Sport England has told British Cycling that it will not receive £17.3 million allocated for grassroots funding over the next four years until the organisation can demonstrate it is able to "meet the highest standards of governance."
The money is conditional on British Cycling complying with a Code for Sports Governance that all governing bodies receiving Sport England funding now have to adhere to.
But with the report of the independent review into British Cycling following allegations of bullying and sexism last year still to be officially published, there is added uncertainty over whether it will meet the criteria.
Sport England chair Nick Bitel said the government agency had “concerns” about the way British Cycling is run as a result of findings from the report that were leaked earlier this month, reports BBC Sport.
"The current draft report raises concerns about decision-making within that governing body," he said following a Sport England board meeting today.
British Cycling earlier this month released details of a 34-point action plan agreed with UK Sport to address the issues raised by the independent review.
However, Bitel said: "We decided that more work on their action plan was required."
"We need to ensure that all sports organisations that receive public funding meet the highest standards of governance.
He continued: "We will need to consider the final report of the Cycling Independent Review, and a more developed version of British Cycling's action plan on governance, before our board makes a decision about any additional requirements we might put in place."
The independent review’s final report was originally due to be published last autumn but is now scheduled to be made public next month, having been delayed in part by the sheer amount of evidence gathered, as well as the need to redact sections of the text.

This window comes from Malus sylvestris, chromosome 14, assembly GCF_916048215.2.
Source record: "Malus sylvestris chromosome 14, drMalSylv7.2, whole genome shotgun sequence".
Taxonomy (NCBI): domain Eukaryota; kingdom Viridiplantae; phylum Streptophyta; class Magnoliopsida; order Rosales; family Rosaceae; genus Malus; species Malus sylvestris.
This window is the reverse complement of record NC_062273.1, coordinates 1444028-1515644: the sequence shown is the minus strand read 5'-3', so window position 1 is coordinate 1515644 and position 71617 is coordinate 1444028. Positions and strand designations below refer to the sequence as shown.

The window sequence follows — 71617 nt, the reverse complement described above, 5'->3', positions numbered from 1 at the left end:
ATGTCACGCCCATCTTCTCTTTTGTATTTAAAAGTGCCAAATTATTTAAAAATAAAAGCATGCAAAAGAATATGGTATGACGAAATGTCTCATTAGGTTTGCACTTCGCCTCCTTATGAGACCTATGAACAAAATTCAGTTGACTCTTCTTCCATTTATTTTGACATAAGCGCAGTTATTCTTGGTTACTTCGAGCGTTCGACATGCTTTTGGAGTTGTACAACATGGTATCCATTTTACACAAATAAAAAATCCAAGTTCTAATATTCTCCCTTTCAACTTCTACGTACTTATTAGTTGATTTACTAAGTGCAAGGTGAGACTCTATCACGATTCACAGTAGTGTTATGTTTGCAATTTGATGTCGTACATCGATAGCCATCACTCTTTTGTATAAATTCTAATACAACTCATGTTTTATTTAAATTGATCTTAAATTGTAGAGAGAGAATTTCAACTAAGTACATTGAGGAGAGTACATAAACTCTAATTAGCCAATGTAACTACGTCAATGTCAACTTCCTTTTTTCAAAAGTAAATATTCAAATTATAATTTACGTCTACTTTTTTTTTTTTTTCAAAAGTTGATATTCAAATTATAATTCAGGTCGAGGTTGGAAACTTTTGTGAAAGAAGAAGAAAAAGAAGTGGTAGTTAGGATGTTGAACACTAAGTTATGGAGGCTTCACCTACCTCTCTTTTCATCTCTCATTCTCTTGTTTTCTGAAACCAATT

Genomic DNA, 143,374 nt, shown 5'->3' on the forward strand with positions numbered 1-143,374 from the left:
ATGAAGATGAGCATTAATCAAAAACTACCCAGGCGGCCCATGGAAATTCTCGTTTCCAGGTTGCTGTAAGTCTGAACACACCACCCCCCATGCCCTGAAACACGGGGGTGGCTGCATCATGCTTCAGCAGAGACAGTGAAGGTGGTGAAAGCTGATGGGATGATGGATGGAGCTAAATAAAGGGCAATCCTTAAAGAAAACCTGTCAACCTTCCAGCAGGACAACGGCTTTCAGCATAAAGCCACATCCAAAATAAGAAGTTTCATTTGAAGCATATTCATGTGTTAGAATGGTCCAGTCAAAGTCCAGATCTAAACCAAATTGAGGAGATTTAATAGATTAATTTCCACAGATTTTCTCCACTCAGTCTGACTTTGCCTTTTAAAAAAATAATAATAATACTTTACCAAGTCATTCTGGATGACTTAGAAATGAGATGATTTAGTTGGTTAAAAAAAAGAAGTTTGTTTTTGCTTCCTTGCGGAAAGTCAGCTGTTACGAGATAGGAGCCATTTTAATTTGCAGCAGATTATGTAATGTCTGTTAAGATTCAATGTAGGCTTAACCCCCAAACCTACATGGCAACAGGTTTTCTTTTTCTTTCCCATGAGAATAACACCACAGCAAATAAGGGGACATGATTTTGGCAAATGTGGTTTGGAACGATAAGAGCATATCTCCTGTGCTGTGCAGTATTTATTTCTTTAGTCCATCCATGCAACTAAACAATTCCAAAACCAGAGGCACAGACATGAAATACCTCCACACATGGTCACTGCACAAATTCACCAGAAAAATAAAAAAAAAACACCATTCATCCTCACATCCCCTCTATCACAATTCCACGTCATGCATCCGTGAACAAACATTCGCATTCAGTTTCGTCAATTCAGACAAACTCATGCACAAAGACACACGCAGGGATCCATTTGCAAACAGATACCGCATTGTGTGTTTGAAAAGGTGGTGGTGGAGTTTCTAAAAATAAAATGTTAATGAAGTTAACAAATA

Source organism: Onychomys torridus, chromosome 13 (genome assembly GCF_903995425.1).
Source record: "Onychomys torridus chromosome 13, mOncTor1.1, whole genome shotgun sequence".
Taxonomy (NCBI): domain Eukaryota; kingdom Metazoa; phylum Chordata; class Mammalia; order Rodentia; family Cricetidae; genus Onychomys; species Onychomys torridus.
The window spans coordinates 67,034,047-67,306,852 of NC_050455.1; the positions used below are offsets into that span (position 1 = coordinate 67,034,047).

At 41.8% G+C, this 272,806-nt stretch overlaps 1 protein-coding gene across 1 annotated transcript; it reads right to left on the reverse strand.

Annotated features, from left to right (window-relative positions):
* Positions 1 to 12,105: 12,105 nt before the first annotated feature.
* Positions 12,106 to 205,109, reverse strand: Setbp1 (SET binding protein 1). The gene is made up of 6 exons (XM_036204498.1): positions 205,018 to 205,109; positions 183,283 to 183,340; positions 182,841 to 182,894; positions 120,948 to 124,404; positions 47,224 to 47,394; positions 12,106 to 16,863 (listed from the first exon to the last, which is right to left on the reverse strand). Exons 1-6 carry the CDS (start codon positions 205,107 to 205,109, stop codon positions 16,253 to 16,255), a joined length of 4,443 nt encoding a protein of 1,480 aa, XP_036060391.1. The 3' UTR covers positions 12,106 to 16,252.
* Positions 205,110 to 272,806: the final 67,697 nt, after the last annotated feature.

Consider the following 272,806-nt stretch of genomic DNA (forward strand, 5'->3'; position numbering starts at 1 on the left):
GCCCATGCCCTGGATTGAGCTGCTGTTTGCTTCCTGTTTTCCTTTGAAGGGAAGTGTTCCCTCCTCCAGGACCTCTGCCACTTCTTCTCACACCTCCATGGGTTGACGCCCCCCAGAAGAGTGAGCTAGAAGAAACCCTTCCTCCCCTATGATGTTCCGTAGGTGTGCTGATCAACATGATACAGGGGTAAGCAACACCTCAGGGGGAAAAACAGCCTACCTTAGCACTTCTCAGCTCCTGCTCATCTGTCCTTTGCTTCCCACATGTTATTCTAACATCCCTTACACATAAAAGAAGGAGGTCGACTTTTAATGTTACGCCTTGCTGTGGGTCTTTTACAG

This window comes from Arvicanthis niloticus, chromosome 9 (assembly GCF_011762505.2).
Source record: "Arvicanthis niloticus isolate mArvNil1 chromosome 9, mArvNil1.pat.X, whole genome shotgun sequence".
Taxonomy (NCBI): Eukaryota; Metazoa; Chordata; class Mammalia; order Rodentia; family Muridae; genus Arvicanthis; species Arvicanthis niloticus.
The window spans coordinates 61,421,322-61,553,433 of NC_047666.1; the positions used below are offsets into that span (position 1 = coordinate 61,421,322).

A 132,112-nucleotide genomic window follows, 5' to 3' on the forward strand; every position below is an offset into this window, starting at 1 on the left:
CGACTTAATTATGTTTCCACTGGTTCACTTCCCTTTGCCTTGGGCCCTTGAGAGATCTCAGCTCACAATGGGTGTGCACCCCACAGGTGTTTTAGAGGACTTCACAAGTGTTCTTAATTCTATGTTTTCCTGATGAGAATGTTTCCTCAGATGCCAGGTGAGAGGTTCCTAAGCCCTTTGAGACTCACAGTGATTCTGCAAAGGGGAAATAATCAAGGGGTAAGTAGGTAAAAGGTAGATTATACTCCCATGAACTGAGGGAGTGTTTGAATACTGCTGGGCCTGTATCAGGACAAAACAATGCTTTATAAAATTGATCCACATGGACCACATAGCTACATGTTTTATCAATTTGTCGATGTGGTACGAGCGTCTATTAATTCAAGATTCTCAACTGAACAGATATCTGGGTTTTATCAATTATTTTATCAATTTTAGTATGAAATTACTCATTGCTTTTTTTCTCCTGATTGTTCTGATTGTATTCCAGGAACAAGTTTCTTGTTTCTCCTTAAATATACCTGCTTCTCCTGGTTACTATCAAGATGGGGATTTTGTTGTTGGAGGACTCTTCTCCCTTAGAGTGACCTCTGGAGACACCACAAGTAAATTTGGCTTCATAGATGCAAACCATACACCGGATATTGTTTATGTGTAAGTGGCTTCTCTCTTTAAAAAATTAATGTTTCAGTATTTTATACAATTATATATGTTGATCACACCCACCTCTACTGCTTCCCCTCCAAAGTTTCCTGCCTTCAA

Referring to the grassroots funding, Bitel added: "We anticipate this position being reached within the next month."
The cash was awarded late last year to British Cycling, the biggest beneficiary in Sport England’s latest funding round to various governing bodies as it aims to get more people active.
Coming from the National Lottery and public money, it is separate to the elite funding provided by UK Sport to develop athletes capable of challenging for medals at Olympic and Paralympic level.
Born in Scotland, Simon moved to London aged seven and now lives in the Oxfordshire Cotswolds with his miniature schnauzer, Elodie. He fell in love with cycling one Saturday morning in 1994 while living in Italy when Milan-San Remo went past his front door. A daily cycle commuter in London back before riding to work started to boom, he's been news editor at road.cc since 2009. Handily for work, he speaks French and Italian. He doesn't get to ride his Colnago as often as he'd like, and freely admits he's much more adept at cooking than fettling with bikes.